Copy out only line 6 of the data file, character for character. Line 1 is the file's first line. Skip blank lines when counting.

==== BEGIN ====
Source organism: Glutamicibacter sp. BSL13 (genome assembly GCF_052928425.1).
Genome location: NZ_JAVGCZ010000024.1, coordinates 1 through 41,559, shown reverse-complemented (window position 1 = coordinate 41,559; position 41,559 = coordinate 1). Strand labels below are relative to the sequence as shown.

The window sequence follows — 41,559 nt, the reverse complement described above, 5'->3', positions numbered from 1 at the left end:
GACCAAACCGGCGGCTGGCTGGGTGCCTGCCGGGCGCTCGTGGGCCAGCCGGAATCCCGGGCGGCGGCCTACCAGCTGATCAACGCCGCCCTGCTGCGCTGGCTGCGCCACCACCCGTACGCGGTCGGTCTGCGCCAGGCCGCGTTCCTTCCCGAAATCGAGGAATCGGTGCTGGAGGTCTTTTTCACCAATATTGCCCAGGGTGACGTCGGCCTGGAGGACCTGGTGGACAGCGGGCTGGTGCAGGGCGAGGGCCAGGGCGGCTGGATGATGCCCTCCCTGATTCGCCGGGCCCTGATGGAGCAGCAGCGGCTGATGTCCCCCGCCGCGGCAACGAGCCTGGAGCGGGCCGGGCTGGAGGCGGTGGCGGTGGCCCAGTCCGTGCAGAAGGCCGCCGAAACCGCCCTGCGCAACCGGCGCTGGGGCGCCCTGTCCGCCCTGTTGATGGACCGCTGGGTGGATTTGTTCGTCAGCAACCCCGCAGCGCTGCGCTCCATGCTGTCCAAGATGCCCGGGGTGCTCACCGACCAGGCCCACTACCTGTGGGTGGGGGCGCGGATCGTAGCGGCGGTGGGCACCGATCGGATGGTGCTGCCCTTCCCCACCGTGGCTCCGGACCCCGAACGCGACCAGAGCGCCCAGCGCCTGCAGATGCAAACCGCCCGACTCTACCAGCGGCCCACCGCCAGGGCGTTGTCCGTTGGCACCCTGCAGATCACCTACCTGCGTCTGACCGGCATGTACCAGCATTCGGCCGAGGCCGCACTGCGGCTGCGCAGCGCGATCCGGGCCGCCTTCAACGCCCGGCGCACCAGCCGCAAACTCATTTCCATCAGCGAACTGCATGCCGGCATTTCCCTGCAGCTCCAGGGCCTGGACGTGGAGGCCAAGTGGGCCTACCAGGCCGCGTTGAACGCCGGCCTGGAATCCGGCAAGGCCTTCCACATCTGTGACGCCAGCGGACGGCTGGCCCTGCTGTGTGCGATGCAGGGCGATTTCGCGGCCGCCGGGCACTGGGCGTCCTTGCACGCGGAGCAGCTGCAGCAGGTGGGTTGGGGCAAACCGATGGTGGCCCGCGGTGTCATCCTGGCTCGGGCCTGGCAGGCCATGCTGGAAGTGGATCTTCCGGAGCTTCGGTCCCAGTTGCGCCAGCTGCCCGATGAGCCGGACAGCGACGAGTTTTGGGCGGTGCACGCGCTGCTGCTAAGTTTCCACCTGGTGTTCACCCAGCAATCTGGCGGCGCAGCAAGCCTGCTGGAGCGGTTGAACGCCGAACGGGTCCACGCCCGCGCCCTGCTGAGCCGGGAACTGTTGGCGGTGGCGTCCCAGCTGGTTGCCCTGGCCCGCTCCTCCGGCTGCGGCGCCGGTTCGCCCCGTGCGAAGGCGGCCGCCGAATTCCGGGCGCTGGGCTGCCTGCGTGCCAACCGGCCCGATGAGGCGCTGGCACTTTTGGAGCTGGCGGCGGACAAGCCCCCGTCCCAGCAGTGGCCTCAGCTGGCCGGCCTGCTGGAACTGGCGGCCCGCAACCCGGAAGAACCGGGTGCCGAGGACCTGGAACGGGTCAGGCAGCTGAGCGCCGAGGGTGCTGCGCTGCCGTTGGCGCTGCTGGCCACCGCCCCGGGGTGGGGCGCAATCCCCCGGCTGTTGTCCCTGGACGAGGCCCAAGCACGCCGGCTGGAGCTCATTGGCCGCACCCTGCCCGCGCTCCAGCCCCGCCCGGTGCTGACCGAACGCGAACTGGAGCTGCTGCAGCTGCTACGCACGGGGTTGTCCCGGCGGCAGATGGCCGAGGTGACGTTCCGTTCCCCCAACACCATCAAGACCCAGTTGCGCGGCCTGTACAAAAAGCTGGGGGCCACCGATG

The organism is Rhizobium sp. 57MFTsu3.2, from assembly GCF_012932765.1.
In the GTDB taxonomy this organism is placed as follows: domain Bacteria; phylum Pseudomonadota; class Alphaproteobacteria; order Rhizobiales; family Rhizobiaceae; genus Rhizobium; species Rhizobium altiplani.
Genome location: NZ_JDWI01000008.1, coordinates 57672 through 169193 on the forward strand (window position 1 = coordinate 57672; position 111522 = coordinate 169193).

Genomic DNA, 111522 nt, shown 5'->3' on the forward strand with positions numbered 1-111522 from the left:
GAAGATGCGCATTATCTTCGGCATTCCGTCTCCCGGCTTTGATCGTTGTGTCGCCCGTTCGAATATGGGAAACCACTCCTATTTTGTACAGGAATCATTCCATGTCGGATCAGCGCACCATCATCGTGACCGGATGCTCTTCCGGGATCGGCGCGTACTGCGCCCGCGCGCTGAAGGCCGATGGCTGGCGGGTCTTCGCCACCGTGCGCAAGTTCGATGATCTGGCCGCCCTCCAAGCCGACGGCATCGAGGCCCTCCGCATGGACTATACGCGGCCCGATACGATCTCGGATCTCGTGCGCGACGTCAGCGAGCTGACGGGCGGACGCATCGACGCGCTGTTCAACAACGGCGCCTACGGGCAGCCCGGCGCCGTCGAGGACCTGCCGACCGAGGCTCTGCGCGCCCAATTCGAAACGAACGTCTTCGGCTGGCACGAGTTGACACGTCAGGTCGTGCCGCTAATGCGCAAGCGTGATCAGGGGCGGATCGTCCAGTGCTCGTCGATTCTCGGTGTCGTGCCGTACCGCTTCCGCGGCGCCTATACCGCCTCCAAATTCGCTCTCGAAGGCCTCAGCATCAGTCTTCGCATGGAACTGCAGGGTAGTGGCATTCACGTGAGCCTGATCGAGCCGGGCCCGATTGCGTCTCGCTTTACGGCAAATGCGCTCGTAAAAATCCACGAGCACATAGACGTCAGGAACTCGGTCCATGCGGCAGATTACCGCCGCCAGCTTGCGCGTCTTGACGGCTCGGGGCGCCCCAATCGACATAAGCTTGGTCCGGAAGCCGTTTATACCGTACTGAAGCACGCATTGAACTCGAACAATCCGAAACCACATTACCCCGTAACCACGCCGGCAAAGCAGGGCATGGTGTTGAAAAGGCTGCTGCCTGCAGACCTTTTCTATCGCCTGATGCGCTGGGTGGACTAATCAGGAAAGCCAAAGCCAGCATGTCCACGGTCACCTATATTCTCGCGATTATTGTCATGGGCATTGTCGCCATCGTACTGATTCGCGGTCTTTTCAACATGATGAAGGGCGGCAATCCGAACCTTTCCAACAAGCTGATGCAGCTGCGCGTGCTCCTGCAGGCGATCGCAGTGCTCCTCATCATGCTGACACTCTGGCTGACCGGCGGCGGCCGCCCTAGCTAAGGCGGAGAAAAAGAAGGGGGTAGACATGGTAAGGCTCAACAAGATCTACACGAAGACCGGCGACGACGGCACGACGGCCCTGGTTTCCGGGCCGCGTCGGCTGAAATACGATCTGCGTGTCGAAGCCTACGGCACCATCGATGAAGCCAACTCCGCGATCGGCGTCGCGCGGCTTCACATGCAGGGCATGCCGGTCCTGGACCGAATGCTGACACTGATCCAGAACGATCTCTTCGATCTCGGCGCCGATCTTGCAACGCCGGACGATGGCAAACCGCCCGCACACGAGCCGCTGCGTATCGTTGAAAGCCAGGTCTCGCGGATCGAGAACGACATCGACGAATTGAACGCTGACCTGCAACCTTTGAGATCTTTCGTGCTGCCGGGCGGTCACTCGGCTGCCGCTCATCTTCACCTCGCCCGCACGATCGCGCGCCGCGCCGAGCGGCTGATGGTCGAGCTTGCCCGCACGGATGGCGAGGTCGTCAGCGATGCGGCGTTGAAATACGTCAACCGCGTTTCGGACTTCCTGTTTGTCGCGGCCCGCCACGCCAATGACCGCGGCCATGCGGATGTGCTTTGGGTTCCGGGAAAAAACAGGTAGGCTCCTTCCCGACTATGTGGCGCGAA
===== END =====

In the GTDB taxonomy this organism is placed as follows: domain Bacteria; phylum Pseudomonadota; class Alphaproteobacteria; order Rhizobiales; family Rhizobiaceae; genus Rhizobium; species Rhizobium altiplani.